Adams Papers

From Mary Smith Gray Otis to Abigail Smith Adams, 11 April 1812

Washington April 11th 1812

With pleasure & I hope, with Gratitude, I take up my pen, to assure you my dear Mrs A that we are all in perfect health; & could I but know that all the dear friends, I have left behind were so too, I should feel better reconciled to so long a seperation from them; having Husband & children with me, I could endure all other privations, & they are not few with great patience. A principle one is, of attending on the Sabbath, to a pious rational Preacher, such as you & I have been accustomed to hear. The B—— clergy, are stigmatized here, as Infidels, but I believe, there is as much, pure vital Religion, amongst them, as in any place whatever (Dr Mason notwithstanding) One of our Chaplains, we can hear, with a degree of pleasure, He is respectable man, & a truly pious & humble christian; one who is willing to spend & be spent in the service of his Master.—One such sermon, as you mention of Mr W—— would give me more satisfaction, than half a dozen, such as we generally hear.

I acquiesce entirely in the sentiment, that there is more Good than Evil, more Fair than Foul days; notwithstanding, the last 4 days have been unpleasant. “But like benefits, which are said, to be wrote in the Sand: whilst injurys are engraved on Marble;” the former are obliterated, with the first passing gale. It would however, be <convince> hard to convince the “Child of Misery,” under the pressure of poverty & sickness, that “Life is Fair.”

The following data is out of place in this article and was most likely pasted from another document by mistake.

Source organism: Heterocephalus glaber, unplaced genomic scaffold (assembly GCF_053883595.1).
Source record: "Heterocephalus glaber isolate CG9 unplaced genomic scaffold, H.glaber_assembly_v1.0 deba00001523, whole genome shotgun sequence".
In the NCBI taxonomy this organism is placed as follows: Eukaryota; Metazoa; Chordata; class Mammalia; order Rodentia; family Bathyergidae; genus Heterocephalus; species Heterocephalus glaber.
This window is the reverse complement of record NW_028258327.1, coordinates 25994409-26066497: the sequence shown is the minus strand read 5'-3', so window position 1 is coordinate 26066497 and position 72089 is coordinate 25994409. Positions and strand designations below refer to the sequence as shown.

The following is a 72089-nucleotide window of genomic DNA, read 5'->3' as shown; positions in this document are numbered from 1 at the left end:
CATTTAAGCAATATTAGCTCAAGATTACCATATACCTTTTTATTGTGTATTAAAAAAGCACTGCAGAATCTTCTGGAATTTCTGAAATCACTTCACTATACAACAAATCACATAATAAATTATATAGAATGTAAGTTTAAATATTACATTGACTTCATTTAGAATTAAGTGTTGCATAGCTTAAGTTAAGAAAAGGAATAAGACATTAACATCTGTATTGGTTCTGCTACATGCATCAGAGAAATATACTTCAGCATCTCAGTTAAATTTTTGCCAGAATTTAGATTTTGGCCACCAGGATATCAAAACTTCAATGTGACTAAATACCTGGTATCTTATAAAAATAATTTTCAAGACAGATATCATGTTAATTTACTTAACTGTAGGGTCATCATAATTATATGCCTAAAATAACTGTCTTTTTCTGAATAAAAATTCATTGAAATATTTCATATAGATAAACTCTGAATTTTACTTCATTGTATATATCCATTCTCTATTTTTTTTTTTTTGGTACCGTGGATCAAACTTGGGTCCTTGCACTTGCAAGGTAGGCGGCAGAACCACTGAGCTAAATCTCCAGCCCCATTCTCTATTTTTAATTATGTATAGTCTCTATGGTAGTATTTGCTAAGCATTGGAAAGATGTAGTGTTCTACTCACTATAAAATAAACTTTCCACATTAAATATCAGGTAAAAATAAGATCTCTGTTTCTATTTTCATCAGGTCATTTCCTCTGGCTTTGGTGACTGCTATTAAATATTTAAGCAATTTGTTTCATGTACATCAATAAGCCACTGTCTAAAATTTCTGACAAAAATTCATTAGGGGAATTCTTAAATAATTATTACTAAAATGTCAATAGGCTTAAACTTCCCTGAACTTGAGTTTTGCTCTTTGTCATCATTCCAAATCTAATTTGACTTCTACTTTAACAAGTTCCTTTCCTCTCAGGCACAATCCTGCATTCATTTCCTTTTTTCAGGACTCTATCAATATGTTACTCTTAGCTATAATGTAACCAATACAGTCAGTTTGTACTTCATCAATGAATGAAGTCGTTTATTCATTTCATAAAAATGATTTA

Frost & snow, have left this region ever since the first of Feby: and I saw the last week a fine Apricot tree in full bloom.—

My brother’s situation, gives me much anxiety; they write me encouragingly but I very much fear, he will never be well. We have also very unpleasant accounts from our son Saml: borne down by repeated afflictions & a debilitated state of body: there is too much reason to fear, he will sink under them. These circumstances make me anxious for adjournment; & having pass’d the Embargo bill, which they tell us is Supplementary to War, what can they do better, than go home & prepare for it. Perseverance in the minority, will not obtain for us a Navy, the only thing which can give us security at home, or respectability abroad But, our brethren in the back country, secure in there own native woods, care not if the Comercial states are anhilated.

Mr Quincy is quite unhappy, at being so long absent from his family, wasting his time which he says ought to be devoted to <his family> them in “Strenous Idelness.”

I am glad to hear C W—is like to be so happily setteled. I am an advocate for Matrimony where there is any prospect, of being eligibly situated: & wish every good Girl, had a partner such as would make them happy. But without such a prospect a “State of single blessedness” is to be prefered.

Mr Otis, Harriet & Mary, join in Respects to yourself & Husband; with Love and Affection to all the members of your family

With your Friend & Cousin

M: Otis

MHi: Adams Papers.

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